Pinot Grigio vs Sauvignon Blanc

3 min read

Pinot Grigio vs Sauvignon Blanc

When it comes to white wine, there are so many different types to choose from. But today, we’ll take a close look at what exactly is the difference between Pinot Grigio and Sauvignon Blanc? The Pinot Grigio and Sauvignon Blanc are known to have fresh and crisp qualities; however, both wines have a wide variety of styles that depend heavily on the climate and condition in which they are produced.

What is Pinot Grigio?

This variety has come a long way since its origins in the Burgundy region of France, tracking its heritage all the way back to the Middle Ages. Pronounced Pi-No Gri-Jio or Gri (silent S), these grapes spread to other parts of Europe over time, including Italy and Germany. Historically, northern Italy has been known for producing over half of the world's Pinot Grigio. Despite the first Pinot Grigio/gris vines being planted in Australia in 1832, it was not until a decade later that the variety became popular and soon turned into one of the country's most popular wine.

The name "Pinot" derives from the French term for "pinecone" to reflect the tight cluster of grapes in a pinecone shape and gris meaning 'grey' due to the grape having a greyish shine when ripe. Born in France as 'Pinot Gris', the grapes made their way to Italy where they adapted to the new environment and were named 'Pinot Grigio'. However, both names- Pinot gris and grigio- have been introduced to the new world, causing headaches ever since. Nevertheless, despite the slight differences in their names, the grapes remain the same.

Regardless of the name, the Australian Pinot Grigio is a white wine that can come in various styles, from fresh and zesty to full-bodied and textured.

What is Sauvignon Blanc?

Sauvignon Blanc emerged in the Loire Valley region of France as far back as the 1500s. The name, pronoucned Savy-on Blonc, comes from two words in French: Sauvage, meaning wild, and Vigne, meaning vine. The reason for its name was because the vines grew in such 'wild' manner. First introduced to New Zealand in the 19th century, the grape eventually impacted Australian wine drinkers in the 2000s. Because of the country's natural environment which allowed the production of flavoursome grapes, New Zealand has been considered the world's leading producer of Sauvignon Blanc in the new world.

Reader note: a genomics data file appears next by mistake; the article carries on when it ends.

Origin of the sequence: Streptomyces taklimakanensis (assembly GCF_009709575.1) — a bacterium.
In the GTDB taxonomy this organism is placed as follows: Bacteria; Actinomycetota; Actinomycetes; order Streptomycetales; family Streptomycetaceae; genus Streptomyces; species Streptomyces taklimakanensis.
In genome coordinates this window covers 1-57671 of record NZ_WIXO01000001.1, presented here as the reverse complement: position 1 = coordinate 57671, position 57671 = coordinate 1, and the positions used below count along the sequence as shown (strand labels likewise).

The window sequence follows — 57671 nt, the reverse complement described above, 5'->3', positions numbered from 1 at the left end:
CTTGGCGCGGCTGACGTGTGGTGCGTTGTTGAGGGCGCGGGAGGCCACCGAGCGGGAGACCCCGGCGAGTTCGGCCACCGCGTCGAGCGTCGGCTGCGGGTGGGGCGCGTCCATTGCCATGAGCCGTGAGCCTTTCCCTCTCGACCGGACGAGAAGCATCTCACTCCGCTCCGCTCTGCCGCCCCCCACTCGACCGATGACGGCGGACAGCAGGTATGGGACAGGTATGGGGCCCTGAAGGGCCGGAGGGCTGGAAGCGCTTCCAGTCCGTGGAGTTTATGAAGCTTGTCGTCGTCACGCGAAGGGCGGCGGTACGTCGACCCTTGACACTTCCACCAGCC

Like the Pinot Grigio, Sauvignon Blanc can come in a wide range of styles, depending on the climate and conditions in which they are grown.

 

Pinot Grigio Compared to Sauvignon Blanc

Characteristics

While both wines have many similarities, the main differences between the two whites are the aromas. Pinot Grigio is more neutral and reserved on the nose, while Sauvignon Blanc is noticeably sharper and more aromatic.

Pinot Grigio is generally considered to be better when grown in cooler climates. This is due to their ability to preserve higher acidity. Eden Valley, South Australia, is known to produce award-winning pinot grigio showcasing common characteristics of stone fruit and lemon zest. Similarly, Sauvignon Blanc thrives in cooler climates such as an Eden Valley Sauvignon Blanc. The variety is known to be a dry wine, sometimes drier than the pinot grigio, with stronger herbaceous aromatics such as freshly cut grass, bell peppers or even jalapenos.

Wine pairings

Being a neutral, mellow and lighter-bodied wine, Pinot Grigio would pair best with a light and fresh meal such as antipasti, sushi, salad and chicken. By pairing Pinot Grigio with delicate flavours, it balances the weight of the wine with the weight of the food perfectly.

As a high acidic and citrus wine, Sauvignon Blanc pairs well with smooth cheeses, salmon, Mexican and Thai foods. The crisp natural acidity counterbalances the fattiness displayed in cheeses and salmon, and balances well with creaminess of the cheese. With citrus notes of lime, Sauvignon Blanc is a perfect match with the chilies present in Mexican and South-East Asian dishes.

But if you’re looking for a good wine for cooking, both Pinot Grigio and Sauvignon Blanc are your go-to whites!

Pinot Grigio or gris and Sauvignon Blanc are both great choices for an everyday wine. They are both versatile and can be enjoyed on their own or with food. So, next time you are deciding which wine to buy, remember that Pinot Grigio and Sauvignon Blanc are both great options. If you are looking for a fruity wine, go with Pinot Grigio. If you are looking for an herbaceous wine, go with Sauvignon Blanc. And if you can't decide, why not get both?!

 

Cheers!



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